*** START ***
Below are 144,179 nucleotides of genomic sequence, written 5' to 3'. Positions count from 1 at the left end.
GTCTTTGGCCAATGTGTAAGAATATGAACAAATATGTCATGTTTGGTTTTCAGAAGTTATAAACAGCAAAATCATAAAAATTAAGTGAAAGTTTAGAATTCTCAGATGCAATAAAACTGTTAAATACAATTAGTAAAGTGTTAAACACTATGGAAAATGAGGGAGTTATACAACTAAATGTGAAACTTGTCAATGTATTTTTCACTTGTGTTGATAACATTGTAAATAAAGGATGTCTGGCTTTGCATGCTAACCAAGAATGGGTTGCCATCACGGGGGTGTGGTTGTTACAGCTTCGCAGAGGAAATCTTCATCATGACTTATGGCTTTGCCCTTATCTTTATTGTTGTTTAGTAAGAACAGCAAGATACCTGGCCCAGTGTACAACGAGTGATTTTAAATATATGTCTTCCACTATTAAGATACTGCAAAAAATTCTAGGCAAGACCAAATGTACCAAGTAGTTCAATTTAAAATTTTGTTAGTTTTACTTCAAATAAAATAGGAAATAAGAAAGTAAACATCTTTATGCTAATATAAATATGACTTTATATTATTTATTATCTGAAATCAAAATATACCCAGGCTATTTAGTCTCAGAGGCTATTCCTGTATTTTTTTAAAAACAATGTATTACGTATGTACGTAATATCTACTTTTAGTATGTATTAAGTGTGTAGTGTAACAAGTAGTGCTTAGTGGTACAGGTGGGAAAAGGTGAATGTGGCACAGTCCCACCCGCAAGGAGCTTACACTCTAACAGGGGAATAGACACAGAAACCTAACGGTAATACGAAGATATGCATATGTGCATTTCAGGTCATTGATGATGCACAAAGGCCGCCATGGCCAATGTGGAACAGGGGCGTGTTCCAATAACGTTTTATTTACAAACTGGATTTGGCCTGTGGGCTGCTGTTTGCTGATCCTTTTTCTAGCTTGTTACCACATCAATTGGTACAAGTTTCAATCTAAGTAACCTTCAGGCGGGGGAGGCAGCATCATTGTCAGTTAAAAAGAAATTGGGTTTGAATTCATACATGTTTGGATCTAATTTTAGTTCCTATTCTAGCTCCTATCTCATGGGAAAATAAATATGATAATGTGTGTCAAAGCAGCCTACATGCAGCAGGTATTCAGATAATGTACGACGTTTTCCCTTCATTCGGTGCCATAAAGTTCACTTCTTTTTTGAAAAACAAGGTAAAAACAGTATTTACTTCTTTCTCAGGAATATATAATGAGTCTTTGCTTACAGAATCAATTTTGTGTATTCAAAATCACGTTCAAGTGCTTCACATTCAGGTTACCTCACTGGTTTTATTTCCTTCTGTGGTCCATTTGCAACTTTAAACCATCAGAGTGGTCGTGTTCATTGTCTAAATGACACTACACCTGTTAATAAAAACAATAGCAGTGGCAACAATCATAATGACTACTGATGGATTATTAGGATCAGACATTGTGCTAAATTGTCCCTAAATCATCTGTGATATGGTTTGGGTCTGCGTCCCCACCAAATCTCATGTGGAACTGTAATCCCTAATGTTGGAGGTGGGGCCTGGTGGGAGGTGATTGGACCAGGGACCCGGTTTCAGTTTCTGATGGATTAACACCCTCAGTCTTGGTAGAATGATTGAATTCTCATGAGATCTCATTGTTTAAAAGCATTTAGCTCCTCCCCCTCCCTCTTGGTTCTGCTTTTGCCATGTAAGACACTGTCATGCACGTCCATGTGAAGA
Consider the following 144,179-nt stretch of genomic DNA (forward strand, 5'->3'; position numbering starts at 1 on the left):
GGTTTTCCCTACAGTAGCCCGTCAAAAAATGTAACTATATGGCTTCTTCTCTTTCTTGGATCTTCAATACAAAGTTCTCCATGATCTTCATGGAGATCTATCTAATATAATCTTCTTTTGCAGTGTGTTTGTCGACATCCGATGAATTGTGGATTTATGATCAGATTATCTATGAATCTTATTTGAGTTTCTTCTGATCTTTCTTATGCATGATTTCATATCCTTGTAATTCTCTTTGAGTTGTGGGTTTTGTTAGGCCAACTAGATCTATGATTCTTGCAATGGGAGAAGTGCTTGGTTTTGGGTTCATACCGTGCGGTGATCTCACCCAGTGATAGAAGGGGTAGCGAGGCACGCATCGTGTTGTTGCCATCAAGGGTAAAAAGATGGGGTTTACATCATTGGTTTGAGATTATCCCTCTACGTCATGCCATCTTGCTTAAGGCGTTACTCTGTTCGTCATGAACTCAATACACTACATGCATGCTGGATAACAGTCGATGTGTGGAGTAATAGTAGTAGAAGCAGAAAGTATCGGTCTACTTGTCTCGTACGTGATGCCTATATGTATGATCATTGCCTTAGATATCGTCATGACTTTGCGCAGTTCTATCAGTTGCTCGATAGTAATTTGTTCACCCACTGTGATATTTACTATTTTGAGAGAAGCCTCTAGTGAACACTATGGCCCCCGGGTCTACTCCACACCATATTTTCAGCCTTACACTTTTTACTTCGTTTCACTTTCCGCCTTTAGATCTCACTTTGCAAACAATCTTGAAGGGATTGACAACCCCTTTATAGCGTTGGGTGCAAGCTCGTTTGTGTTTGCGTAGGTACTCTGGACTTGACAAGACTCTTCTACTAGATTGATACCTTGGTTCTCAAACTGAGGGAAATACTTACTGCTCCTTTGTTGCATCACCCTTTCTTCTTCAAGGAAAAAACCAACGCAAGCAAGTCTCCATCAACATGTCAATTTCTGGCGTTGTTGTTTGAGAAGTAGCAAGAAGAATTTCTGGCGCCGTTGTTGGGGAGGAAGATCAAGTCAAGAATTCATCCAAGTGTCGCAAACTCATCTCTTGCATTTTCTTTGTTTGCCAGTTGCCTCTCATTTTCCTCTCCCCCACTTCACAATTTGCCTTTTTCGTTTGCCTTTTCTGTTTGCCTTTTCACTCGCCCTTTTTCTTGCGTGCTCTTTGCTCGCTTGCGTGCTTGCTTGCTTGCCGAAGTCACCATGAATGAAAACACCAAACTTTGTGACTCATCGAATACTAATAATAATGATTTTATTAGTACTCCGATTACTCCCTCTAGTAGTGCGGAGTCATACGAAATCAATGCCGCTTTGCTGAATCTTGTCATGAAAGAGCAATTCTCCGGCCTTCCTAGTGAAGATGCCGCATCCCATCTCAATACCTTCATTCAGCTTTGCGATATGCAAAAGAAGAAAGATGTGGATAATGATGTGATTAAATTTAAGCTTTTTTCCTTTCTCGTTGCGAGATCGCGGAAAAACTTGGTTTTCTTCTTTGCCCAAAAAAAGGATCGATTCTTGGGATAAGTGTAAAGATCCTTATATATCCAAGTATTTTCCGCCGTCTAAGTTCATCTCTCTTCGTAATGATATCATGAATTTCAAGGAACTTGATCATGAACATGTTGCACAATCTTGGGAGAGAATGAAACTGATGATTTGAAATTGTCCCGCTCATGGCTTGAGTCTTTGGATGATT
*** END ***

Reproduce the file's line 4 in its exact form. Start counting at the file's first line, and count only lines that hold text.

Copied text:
GGTTTTCCCTACAGTAGCCCGTCAAAAAATGTAACTATATGGCTTCTTCTCTTTCTTGGATCTTCAATACAAAGTTCTCCATGATCTTCATGGAGATCTATCTAATATAATCTTCTTTTGCAGTGTGTTTGTCGACATCCGATGAATTGTGGATTTATGATCAGATTATCTATGAATCTTATTTGAGTTTCTTCTGATCTTTCTTATGCATGATTTCATATCCTTGTAATTCTCTTTGAGTTGTGGGTTTTGTTAGGCCAACTAGATCTATGATTCTTGCAATGGGAGAAGTGCTTGGTTTTGGGTTCATACCGTGCGGTGATCTCACCCAGTGATAGAAGGGGTAGCGAGGCACGCATCGTGTTGTTGCCATCAAGGGTAAAAAGATGGGGTTTACATCATTGGTTTGAGATTATCCCTCTACGTCATGCCATCTTGCTTAAGGCGTTACTCTGTTCGTCATGAACTCAATACACTACATGCATGCTGGATAACAGTCGATGTGTGGAGTAATAGTAGTAGAAGCAGAAAGTATCGGTCTACTTGTCTCGTACGTGATGCCTATATGTATGATCATTGCCTTAGATATCGTCATGACTTTGCGCAGTTCTATCAGTTGCTCGATAGTAATTTGTTCACCCACTGTGATATTTACTATTTTGAGAGAAGCCTCTAGTGAACACTATGGCCCCCGGGTCTACTCCACACCATATTTTCAGCCTTACACTTTTTACTTCGTTTCACTTTCCGCCTTTAGATCTCACTTTGCAAACAATCTTGAAGGGATTGACAACCCCTTTATAGCGTTGGGTGCAAGCTCGTTTGTGTTTGCGTAGGTACTCTGGACTTGACAAGACTCTTCTACTAGATTGATACCTTGGTTCTCAAACTGAGGGAAATACTTACTGCTCCTTTGTTGCATCACCCTTTCTTCTTCAAGGAAAAAACCAACGCAAGCAAGTCTCCATCAACATGTCAATTTCTGGCGTTGTTGTTTGAGAAGTAGCAAGAAGAATTTCTGGCGCCGTTGTTGGGGAGGAAGATCAAGTCAAGAATTCATCCAAGTGTCGCAAACTCATCTCTTGCATTTTCTTTGTTTGCCAGTTGCCTCTCATTTTCCTCTCCCCCACTTCACAATTTGCCTTTTTCGTTTGCCTTTTCTGTTTGCCTTTTCACTCGCCCTTTTTCTTGCGTGCTCTTTGCTCGCTTGCGTGCTTGCTTGCTTGCCGAAGTCACCATGAATGAAAACACCAAACTTTGTGACTCATCGAATACTAATAATAATGATTTTATTAGTACTCCGATTACTCCCTCTAGTAGTGCGGAGTCATACGAAATCAATGCCGCTTTGCTGAATCTTGTCATGAAAGAGCAATTCTCCGGCCTTCCTAGTGAAGATGCCGCATCCCATCTCAATACCTTCATTCAGCTTTGCGATATGCAAAAGAAGAAAGATGTGGATAATGATGTGATTAAATTTAAGCTTTTTTCCTTTCTCGTTGCGAGATCGCGGAAAAACTTGGTTTTCTTCTTTGCCCAAAAAAAGGATCGATTCTTGGGATAAGTGTAAAGATCCTTATATATCCAAGTATTTTCCGCCGTCTAAGTTCATCTCTCTTCGTAATGATATCATGAATTTCAAGGAACTTGATCATGAACATGTTGCACAATCTTGGGAGAGAATGAAACTGATGATTTGAAATTGTCCCGCTCATGGCTTGAGTCTTTGGATGATT